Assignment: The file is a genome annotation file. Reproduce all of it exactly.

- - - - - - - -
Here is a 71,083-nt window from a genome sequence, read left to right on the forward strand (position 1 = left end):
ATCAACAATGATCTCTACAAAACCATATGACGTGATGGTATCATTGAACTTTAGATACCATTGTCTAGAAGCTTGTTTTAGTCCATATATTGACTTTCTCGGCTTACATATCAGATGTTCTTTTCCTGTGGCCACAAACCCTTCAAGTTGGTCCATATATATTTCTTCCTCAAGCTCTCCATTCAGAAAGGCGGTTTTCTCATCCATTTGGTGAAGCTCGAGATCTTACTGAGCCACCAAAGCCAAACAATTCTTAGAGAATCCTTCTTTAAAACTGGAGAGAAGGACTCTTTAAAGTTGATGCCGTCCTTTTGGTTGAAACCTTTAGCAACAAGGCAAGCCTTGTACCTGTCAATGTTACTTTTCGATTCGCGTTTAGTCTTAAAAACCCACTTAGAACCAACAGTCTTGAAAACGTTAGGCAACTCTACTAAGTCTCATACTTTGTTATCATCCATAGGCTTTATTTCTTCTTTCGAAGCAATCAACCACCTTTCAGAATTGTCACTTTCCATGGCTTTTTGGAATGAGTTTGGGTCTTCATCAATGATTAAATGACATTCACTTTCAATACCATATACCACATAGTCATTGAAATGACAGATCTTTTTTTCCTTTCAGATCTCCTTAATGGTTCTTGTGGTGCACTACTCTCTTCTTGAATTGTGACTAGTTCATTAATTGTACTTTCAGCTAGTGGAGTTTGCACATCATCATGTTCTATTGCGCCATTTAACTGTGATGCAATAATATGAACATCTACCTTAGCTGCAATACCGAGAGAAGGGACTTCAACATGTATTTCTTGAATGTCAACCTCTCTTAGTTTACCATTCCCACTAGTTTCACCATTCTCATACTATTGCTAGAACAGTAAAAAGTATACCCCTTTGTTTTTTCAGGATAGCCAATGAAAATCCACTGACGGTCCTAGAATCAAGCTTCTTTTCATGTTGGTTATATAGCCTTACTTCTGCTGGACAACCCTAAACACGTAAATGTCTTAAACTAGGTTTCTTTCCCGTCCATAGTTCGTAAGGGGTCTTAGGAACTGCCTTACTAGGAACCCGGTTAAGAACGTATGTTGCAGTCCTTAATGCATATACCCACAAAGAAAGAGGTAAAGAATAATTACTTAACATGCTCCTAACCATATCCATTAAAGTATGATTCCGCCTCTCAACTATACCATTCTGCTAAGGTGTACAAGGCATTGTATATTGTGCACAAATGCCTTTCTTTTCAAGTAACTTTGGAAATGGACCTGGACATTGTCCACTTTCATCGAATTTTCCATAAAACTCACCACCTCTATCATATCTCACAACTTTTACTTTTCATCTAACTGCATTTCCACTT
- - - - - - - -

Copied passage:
Here is a 71,083-nt window from a genome sequence, read left to right on the forward strand (position 1 = left end):
ATCAACAATGATCTCTACAAAACCATATGACGTGATGGTATCATTGAACTTTAGATACCATTGTCTAGAAGCTTGTTTTAGTCCATATATTGACTTTCTCGGCTTACATATCAGATGTTCTTTTCCTGTGGCCACAAACCCTTCAAGTTGGTCCATATATATTTCTTCCTCAAGCTCTCCATTCAGAAAGGCGGTTTTCTCATCCATTTGGTGAAGCTCGAGATCTTACTGAGCCACCAAAGCCAAACAATTCTTAGAGAATCCTTCTTTAAAACTGGAGAGAAGGACTCTTTAAAGTTGATGCCGTCCTTTTGGTTGAAACCTTTAGCAACAAGGCAAGCCTTGTACCTGTCAATGTTACTTTTCGATTCGCGTTTAGTCTTAAAAACCCACTTAGAACCAACAGTCTTGAAAACGTTAGGCAACTCTACTAAGTCTCATACTTTGTTATCATCCATAGGCTTTATTTCTTCTTTCGAAGCAATCAACCACCTTTCAGAATTGTCACTTTCCATGGCTTTTTGGAATGAGTTTGGGTCTTCATCAATGATTAAATGACATTCACTTTCAATACCATATACCACATAGTCATTGAAATGACAGATCTTTTTTTCCTTTCAGATCTCCTTAATGGTTCTTGTGGTGCACTACTCTCTTCTTGAATTGTGACTAGTTCATTAATTGTACTTTCAGCTAGTGGAGTTTGCACATCATCATGTTCTATTGCGCCATTTAACTGTGATGCAATAATATGAACATCTACCTTAGCTGCAATACCGAGAGAAGGGACTTCAACATGTATTTCTTGAATGTCAACCTCTCTTAGTTTACCATTCCCACTAGTTTCACCATTCTCATACTATTGCTAGAACAGTAAAAAGTATACCCCTTTGTTTTTTCAGGATAGCCAATGAAAATCCACTGACGGTCCTAGAATCAAGCTTCTTTTCATGTTGGTTATATAGCCTTACTTCTGCTGGACAACCCTAAACACGTAAATGTCTTAAACTAGGTTTCTTTCCCGTCCATAGTTCGTAAGGGGTCTTAGGAACTGCCTTACTAGGAACCCGGTTAAGAACGTATGTTGCAGTCCTTAATGCATATACCCACAAAGAAAGAGGTAAAGAATAATTACTTAACATGCTCCTAACCATATCCATTAAAGTATGATTCCGCCTCTCAACTATACCATTCTGCTAAGGTGTACAAGGCATTGTATATTGTGCACAAATGCCTTTCTTTTCAAGTAACTTTGGAAATGGACCTGGACATTGTCCACTTTCATCGAATTTTCCATAAAACTCACCACCTCTATCATATCTCACAACTTTTACTTTTCATCTAACTGCATTTCCACTT